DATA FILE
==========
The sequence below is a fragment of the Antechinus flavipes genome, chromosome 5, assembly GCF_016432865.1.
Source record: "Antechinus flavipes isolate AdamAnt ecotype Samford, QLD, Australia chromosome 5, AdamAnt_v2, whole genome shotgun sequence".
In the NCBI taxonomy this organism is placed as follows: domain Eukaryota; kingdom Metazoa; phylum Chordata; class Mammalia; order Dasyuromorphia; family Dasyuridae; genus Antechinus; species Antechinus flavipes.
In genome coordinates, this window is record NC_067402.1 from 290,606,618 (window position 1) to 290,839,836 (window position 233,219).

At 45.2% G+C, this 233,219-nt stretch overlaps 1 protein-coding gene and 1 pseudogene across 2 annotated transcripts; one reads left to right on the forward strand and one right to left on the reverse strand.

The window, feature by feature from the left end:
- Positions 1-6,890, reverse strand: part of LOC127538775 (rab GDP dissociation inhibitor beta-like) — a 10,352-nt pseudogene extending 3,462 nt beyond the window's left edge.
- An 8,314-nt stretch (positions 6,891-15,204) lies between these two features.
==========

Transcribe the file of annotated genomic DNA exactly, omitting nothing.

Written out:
The sequence below is a fragment of the Antechinus flavipes genome, chromosome 5, assembly GCF_016432865.1.
Source record: "Antechinus flavipes isolate AdamAnt ecotype Samford, QLD, Australia chromosome 5, AdamAnt_v2, whole genome shotgun sequence".
In the NCBI taxonomy this organism is placed as follows: domain Eukaryota; kingdom Metazoa; phylum Chordata; class Mammalia; order Dasyuromorphia; family Dasyuridae; genus Antechinus; species Antechinus flavipes.
In genome coordinates, this window is record NC_067402.1 from 290,606,618 (window position 1) to 290,839,836 (window position 233,219).

At 45.2% G+C, this 233,219-nt stretch overlaps 1 protein-coding gene and 1 pseudogene across 2 annotated transcripts; one reads left to right on the forward strand and one right to left on the reverse strand.

The window, feature by feature from the left end:
- Positions 1-6,890, reverse strand: part of LOC127538775 (rab GDP dissociation inhibitor beta-like) — a 10,352-nt pseudogene extending 3,462 nt beyond the window's left edge.
- An 8,314-nt stretch (positions 6,891-15,204) lies between these two features.